The Registration process : Following the first step, you will have to submit the Intellectual Property application to the National Intellectual Property Office with the trademark details (logo design/trade name) alongside your first payment. Then you will have to acquire your Filing Number from the Intellectual Property Office and start preparation for the examination stage. Furthermore, if translations are required, the documents will have to be sent to the translation department and if not, the second payment will have to be made. Then if all documentations are in order, you will have to publicly announce your trademark registration on a Governmental Gazette. With that there will be period of 3 months for any objections from the day that the announcement has been made public. If there are no objections raised during the 3 months, the trademark will be yours & you will be issued a trademark certificate.
An important thing to remember is that, as said above, once your trademark is approved by the National Intellectual Property Office, it will be publicly announced in a Government Gazette. If there are no objections raised within the stipulated deadline of 3 months, your application will be processed as usual and you will be issued a trademark certificate. However, if any entity or party has any objection to your trademark, a claim will be noted against your new trademark. Then if your trademark is not approved due to the opposition or any other reason, you will be notified by the Registrar from the National Intellectual Property Office. With the dismissal, you can file a written appeal against the rejection within a month and based on your appeal the registrar will take necessary considerations & amendments to your trademark or reject your application altogether. However, if needed, you will be granted a date for your hearing at a Court of Law to make your case.
To be fully efficient and effective your trademark should be memorable and resonate strongly with your target audience in addition to being totally unique and catchy from what’s out there already. Many consider trademarking to be synonymous with Branding. A good trademark will be etched into your consumers subconscious. Your trademark is a useful tool which can be used to show a unique trait and weave an emotional story to capture consumer’s attention and make your company and its products & services to standout from the rest. An important aspect to consider during this age of technology, is that when trademarking a logo is whether it fits the social media aesthetic, for an example, often logos with long wordings or extra elements have to be cropped out or redesigned in a more fitting manner to be portrayed within the company’s social media platforms.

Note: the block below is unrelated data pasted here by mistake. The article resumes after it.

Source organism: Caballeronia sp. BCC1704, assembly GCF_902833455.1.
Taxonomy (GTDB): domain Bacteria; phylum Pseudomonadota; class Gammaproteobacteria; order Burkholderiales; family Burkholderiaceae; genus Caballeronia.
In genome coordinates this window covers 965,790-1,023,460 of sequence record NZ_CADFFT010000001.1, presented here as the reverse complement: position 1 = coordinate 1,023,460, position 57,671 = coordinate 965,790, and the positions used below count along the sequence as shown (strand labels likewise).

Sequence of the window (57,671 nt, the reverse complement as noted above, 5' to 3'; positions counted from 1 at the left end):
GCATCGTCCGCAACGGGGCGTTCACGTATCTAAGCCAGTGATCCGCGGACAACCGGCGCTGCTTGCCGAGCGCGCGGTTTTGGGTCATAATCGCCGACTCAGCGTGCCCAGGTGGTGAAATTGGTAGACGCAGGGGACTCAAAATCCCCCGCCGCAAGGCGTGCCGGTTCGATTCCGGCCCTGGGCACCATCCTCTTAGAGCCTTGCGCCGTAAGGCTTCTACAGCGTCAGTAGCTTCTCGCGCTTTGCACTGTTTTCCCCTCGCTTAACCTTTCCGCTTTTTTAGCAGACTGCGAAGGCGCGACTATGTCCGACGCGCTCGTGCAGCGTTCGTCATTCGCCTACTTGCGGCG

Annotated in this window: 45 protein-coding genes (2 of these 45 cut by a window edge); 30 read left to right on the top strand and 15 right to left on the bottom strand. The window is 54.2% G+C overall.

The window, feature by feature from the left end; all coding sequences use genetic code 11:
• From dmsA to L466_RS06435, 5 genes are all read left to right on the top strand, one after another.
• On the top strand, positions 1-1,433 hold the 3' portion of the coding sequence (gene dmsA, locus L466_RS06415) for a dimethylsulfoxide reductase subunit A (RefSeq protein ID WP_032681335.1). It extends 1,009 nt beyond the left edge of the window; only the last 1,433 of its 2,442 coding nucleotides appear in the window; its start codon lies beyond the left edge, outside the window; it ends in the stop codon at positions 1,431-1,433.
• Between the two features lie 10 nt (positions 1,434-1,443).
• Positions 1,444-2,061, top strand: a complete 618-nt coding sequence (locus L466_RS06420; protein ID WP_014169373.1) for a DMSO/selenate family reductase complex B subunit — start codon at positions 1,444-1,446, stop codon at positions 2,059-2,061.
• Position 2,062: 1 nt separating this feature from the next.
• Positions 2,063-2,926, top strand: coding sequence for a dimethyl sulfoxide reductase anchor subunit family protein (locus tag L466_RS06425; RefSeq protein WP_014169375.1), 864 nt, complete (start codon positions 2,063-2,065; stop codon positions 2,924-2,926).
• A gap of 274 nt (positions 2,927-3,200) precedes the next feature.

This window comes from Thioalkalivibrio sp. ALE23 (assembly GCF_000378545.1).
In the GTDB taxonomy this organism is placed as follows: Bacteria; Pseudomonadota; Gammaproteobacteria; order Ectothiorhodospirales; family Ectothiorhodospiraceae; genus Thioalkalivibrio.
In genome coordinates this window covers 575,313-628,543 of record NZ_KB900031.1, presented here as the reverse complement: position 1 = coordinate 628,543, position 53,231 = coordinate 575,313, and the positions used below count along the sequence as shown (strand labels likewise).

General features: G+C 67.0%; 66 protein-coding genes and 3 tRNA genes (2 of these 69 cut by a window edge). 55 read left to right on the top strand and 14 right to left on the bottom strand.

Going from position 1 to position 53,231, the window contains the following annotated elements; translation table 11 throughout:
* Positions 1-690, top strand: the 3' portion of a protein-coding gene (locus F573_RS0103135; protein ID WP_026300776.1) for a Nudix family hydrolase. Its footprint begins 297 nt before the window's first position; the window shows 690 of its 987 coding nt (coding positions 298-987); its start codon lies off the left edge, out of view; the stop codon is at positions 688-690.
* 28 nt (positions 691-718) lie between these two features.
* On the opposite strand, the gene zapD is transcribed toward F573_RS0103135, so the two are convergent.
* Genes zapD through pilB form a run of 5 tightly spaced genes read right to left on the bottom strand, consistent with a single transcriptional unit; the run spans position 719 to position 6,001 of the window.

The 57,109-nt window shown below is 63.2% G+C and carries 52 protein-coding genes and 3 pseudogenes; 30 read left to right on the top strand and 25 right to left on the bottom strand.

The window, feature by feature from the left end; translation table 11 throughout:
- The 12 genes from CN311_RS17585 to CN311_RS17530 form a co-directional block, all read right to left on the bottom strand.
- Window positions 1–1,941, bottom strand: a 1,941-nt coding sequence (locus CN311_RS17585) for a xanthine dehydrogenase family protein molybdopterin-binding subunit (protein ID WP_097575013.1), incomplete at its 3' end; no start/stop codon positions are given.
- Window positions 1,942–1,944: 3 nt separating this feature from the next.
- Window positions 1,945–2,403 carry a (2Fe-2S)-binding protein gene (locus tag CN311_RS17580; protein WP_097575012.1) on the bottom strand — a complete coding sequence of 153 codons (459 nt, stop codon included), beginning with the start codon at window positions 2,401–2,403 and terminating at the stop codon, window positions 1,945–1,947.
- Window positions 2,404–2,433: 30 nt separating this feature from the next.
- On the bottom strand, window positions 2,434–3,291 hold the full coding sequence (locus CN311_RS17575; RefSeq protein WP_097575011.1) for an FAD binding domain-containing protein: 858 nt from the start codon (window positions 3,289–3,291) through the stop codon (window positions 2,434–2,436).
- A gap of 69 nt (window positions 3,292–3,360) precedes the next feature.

Trademarking gives your company the ownership in specific locations whether it’s provincial, district, regional, city, or even nationwide in which case you retain the exclusive right to mark and package your products while prohibiting anyone else from using your logo, name, slogan, etc. in that particular location. However, your trademark is only protected in the country that the trademark is registered in. Another important thing to note about Trademarks is that, unlike Patents, Trademarks can be renewed every 10 years, meaning that the owner(s) of the trademark retains the rights indefinitely to said Trademark.